Technically Speaking

A Conflicting Time for Soybeans

Todd Hultman
By  Todd Hultman , DTN Lead Analyst
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In the U.S., January soybeans have been under harvest pressure and may be finding support near $12. In China, spot soybean prices were strong until September but are now turning lower with concerns about a lack of electricity ahead of winter. (DTN ProphetX chart)


January soybeans closed up 18 3/4 cents on the week, ending Friday and the month of October at $12.49 1/2. With USDA estimating a record soybean harvest of 4.448 billion bushel (bb), January soybeans have traded below their 100-day moving average consistently since Aug. 19, 2021, but have shown a small recovery since hitting a low of $11.95 3/4 on Oct. 13. The weekly stochastic may be in the process of turning higher, but I can't say that soybeans' downward momentum has been broken just yet. Noncommercial net longs have seen a lot of liquidation since early May and are now below 44,000, a more neutral position that hints prices should be close to support near $12.00.


January soybeans on the Dalian exchange were down 1% last week, ending at the equivalent of $18.18 a bushel. Technically, the weekly close was bearish as it was only the second time spot soybeans closed below their 100-day average in 2021. The first time was a brief sell-off in June, prompted by concerns about the spread of the Delta variant across China. This time appears to be influenced by concerns about China being able to generate enough power to keep industries going through winter. On the bullish side, soy product prices in China are high enough to entice increased crush so it is difficult to know how bearish the recent sell-off in soybeans will be. With China's soybean price currently $5.69 a bushel higher than the U.S. price, there is still room for the two prices to narrow, even with this year's higher shipping costs, and still be wide enough to encourage more imports from the U.S. Just how many U.S. soybeans China buys this year remains difficult to guess and will be the major factor for U.S. soybean prices.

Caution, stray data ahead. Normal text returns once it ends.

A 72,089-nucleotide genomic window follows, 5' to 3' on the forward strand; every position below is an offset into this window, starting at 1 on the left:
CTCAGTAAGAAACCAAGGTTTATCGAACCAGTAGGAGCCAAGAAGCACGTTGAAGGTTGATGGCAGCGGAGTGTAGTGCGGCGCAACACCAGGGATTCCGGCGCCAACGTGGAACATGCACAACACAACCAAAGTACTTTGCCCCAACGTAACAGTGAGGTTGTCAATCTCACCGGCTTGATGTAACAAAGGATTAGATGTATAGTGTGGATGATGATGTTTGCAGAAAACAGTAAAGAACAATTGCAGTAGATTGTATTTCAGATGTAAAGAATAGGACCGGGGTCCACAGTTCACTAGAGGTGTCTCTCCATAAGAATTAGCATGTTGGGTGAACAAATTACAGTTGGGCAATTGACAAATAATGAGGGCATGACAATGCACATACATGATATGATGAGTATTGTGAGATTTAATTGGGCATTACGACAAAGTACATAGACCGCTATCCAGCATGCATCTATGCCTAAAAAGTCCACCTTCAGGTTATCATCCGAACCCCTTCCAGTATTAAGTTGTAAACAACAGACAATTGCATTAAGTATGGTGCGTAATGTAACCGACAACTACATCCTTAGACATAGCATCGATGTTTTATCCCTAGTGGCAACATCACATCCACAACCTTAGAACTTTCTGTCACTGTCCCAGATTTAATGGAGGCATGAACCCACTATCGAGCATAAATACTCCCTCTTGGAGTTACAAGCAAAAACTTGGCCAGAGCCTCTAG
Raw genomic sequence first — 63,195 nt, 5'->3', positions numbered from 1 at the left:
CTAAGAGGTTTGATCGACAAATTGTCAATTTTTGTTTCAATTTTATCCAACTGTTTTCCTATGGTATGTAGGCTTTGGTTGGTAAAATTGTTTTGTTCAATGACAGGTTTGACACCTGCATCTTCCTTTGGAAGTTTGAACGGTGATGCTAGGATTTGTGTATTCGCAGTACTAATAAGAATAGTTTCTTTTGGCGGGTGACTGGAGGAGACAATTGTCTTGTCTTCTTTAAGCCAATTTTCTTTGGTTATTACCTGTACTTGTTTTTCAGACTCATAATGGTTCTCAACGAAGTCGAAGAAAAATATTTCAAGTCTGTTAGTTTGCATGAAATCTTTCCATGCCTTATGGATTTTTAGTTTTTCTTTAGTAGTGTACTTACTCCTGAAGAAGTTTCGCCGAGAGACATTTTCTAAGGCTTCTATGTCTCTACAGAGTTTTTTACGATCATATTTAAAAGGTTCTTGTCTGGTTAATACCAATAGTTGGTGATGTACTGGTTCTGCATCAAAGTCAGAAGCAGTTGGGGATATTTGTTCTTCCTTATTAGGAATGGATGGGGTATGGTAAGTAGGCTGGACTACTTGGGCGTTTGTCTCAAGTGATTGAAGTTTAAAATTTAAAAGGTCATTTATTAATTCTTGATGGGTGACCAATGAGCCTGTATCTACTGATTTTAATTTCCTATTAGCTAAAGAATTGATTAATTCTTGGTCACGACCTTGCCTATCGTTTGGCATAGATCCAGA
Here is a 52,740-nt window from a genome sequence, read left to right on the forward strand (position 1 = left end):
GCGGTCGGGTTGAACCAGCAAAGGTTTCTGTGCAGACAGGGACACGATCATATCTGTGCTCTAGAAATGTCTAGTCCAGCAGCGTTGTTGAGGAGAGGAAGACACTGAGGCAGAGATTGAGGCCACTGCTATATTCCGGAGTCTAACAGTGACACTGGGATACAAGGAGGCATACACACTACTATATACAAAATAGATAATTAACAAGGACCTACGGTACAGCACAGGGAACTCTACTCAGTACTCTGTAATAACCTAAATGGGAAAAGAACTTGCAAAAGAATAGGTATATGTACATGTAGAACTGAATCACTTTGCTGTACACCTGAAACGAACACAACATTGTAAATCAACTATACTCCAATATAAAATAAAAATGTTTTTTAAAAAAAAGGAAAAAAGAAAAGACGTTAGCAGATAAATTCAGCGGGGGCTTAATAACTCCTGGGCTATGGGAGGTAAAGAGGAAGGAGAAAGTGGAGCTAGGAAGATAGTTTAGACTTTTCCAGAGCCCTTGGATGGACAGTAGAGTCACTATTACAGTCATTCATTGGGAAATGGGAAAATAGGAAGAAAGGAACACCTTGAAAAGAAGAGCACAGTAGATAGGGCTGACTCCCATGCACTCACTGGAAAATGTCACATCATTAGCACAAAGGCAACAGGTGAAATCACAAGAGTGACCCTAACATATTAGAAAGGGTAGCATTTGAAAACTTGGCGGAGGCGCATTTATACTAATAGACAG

Adding to concerns about the possibility of China's slowing economy, the Shanghai Composite Index fell 2% last week to 3,518 yuan. Friday's close fell below the 100-day average and was also the lowest in two months. December copper is also heavily influenced by economic activity in China, and it closed down 3% last week but is still above its 100-day average. In mid-October, China's government reported GDP grew at an annual rate of 4.9% in the third quarter, a slower pace than seen in the second quarter. Technically, the Shanghai Index left behind a double-top near 3,700 yuan and Friday's lower close shows a bearish break in momentum that has largely been bullish since June 2020. The index looks due for a correction and that could also be part of the bearish pressure seen on China's soybean price, described above.

Comments above are for educational purposes only and are not meant as specific trade recommendations. The buying and selling of grain or grain futures or options involve substantial risk and are not suitable for everyone.

Todd Hultman can be reached at:

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